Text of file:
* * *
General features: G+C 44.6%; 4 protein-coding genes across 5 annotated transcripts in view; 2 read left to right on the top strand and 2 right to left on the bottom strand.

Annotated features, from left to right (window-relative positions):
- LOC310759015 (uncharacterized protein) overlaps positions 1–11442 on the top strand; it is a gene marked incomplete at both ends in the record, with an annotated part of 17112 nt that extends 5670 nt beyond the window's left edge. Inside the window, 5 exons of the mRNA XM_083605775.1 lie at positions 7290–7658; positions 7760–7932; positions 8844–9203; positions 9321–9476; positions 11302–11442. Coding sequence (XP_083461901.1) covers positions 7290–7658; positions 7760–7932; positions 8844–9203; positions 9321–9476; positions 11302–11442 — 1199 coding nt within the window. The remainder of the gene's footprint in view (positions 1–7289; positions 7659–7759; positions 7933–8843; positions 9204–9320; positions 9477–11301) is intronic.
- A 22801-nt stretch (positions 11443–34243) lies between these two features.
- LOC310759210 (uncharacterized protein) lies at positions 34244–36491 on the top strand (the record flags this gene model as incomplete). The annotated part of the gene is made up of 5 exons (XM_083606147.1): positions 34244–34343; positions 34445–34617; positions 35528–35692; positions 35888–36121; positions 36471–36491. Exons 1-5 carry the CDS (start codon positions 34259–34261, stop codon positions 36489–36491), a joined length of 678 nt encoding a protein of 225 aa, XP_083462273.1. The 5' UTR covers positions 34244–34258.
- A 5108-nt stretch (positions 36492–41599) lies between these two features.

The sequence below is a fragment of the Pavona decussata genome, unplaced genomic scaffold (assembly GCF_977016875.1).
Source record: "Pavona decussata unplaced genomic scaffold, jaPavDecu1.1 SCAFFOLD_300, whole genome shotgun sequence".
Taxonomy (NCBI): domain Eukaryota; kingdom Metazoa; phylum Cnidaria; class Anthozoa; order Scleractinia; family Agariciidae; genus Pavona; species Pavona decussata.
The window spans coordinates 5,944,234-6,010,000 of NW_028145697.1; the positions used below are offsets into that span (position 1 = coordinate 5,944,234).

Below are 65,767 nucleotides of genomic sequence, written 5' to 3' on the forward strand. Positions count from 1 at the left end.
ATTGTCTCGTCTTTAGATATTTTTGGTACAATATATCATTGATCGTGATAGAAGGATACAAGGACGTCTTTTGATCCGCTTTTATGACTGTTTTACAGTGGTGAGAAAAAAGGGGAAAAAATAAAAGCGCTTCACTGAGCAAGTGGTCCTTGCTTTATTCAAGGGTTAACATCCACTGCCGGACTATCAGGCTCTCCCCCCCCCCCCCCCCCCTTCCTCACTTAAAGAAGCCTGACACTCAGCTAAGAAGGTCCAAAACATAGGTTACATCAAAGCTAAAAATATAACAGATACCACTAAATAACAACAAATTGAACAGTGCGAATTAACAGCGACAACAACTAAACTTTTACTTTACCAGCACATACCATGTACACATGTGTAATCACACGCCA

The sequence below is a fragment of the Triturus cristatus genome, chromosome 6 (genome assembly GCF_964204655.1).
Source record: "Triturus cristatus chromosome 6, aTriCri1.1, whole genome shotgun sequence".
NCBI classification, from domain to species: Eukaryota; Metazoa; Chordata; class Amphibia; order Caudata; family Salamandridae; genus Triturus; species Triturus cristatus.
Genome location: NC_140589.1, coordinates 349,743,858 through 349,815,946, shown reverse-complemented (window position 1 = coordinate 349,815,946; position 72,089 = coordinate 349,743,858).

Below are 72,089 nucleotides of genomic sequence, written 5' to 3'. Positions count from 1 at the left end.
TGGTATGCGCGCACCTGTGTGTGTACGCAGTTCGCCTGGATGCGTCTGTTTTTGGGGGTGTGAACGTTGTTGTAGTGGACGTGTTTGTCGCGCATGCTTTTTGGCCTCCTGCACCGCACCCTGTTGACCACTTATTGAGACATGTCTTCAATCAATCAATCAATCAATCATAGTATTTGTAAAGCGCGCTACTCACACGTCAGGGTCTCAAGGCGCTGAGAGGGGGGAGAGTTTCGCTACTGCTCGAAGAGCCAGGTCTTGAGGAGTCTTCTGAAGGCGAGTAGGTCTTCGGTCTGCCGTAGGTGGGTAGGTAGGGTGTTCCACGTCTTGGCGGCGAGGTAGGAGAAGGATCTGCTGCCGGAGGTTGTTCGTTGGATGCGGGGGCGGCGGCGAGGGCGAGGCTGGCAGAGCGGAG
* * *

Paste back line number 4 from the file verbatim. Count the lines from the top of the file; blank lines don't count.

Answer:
- A 22801-nt stretch (positions 11443–34243) lies between these two features.